Animals have unique and important roles in biomedical and behavioral research. Many medical advances that enhance the lives of humans are developed from research studies with animals.
Good animal care and good science go hand in hand. NIH takes the involvement, role, and respectful use of animals in research seriously. The integrity of the research depends on ensuring that they are well cared for throughout the research process. Of note, NIH does not support research into cosmetic testing.
Scientists thoughtfully and carefully choose and justify the specific animal models used in research based on their similarity to humans in anatomy, physiology, and/or genetics, or even everyday living conditions. Animals serve as “models” that represent certain aspects of a biological phenomenon to study. There are also times when certain animal models are used, like fish and frogs, whose anatomy and physiology may be quite different from humans, but still can help researchers address fundamental biological processes similar across species to develop knowledge to improve human health.
Animals used in basic research can help researchers understand important biological and physiological processes. This understanding may inform how we can better prevent, diagnose, treat, and cure diseases. Likewise, clinical trials involving animals, such as in the Comparative Oncology Program , shed light on risk factors common to people. The tools and treatments resulting from this research are then used to improve the lives of humans.
When researchers develop hypotheses (which are scientifically backed ideas) about the possible causes of diseases and potential treatments, these hypotheses must be evaluated very carefully so that benefits and risks from the proposed new approaches are clearly understood. When necessary, new hypotheses are tested in animal models first to gather sufficient evidence of these benefits and risks before considering use in humans or additional animals. Also, translational research often involves preclinical trials on animals before clinical trials with human participants can begin.
Animal studies conducted in the laboratory allow scientists to control factors that might affect the outcome of the experiments. This includes factors like temperature, humidity, light, diet, or medications. Even the genetics of many animal models can be known and well understood, so only the factor being tested is changed and examined. These rigorous controls allow for more precise understanding of biological factors at hand and provide greater certainty about experimental outcomes when developing treatments. The findings also move the scientific process forward, setting the stage for future research and studies in humans. This is called translational research. Though not all research with animal models may result in human treatments, some research builds fundamental knowledge to enhance our understanding of physiological systems. This includes research to understand what might contribute to unexpected outcomes within animal research and to develop new models of health and disease.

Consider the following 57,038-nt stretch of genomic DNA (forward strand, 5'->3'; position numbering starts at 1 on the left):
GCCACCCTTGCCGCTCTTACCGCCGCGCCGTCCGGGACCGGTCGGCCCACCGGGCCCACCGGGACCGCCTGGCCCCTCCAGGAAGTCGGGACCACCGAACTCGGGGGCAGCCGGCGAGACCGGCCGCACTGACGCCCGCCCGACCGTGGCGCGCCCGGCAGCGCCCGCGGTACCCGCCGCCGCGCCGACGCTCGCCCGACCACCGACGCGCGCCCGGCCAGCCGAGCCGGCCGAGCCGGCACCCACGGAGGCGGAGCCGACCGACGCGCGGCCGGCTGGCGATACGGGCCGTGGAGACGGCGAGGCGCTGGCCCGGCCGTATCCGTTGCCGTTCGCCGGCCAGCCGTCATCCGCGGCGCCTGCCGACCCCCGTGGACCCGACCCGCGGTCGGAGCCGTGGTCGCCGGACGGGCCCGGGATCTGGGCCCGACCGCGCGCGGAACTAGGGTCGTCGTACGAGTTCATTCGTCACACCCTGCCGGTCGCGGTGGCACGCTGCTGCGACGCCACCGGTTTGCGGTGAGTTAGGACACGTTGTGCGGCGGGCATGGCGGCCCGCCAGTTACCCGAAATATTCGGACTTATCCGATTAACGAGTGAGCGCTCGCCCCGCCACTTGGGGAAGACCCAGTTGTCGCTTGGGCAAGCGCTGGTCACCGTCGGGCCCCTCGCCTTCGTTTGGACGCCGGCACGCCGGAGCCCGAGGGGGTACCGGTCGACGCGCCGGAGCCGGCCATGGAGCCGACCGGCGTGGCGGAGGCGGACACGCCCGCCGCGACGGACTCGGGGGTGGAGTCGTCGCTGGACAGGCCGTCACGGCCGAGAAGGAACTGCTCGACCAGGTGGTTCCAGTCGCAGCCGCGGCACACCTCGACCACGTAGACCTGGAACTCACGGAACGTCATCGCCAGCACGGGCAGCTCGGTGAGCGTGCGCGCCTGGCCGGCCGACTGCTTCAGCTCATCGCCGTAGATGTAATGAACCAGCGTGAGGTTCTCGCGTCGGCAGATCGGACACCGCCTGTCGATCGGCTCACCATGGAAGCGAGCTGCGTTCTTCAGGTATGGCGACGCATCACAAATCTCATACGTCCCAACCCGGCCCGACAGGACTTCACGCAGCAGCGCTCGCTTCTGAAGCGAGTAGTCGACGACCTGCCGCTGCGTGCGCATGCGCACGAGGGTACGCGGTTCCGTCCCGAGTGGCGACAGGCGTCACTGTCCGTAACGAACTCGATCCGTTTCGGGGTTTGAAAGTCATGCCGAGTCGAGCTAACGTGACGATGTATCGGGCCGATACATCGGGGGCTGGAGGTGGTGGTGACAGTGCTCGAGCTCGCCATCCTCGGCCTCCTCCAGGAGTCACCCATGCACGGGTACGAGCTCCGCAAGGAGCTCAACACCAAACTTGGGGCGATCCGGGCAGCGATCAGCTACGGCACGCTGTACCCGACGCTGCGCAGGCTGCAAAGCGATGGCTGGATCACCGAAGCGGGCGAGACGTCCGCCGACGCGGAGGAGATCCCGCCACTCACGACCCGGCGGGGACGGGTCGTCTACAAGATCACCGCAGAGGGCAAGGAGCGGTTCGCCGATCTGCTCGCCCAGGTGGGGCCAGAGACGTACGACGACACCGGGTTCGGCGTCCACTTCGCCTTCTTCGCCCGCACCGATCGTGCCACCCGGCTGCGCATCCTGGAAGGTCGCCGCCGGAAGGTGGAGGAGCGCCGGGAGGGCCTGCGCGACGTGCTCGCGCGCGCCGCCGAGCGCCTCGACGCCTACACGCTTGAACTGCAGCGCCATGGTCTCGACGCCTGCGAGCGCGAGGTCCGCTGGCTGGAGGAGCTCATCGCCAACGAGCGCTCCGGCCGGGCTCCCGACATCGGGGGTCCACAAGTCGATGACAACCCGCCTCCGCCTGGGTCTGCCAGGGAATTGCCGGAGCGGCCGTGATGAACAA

Scientists must clearly explain why animals are necessary for their research and that the minimal number needed to ensure rigor and reproducibility will be used when proposing ideas to NIH for funding and throughout the research activity itself. Every NIH-funded activity involving live vertebrate animals must describe in their NIH grant application:
- How it is scientifically important, hypothesis driven, and relevant to public health
- What specific animals and how many will be involved as well as why they were selected
- Why the specific animal is appropriate for the questions being asked
- A complete description of all procedures that will be performed on the animals
- How any potential discomfort, distress, injury, and pain the animals may experience will be minimized
- Why the study cannot be done using another model or approach
- The research findings and outcomes, and their potential benefits
After the NIH-supported research is completed, we support the research institution’s interest in adopting out their research animals, should they choose to do so. While NIH funds may not be allowed to directly support these efforts, we developed a webinar to help research facilities create an adoption program.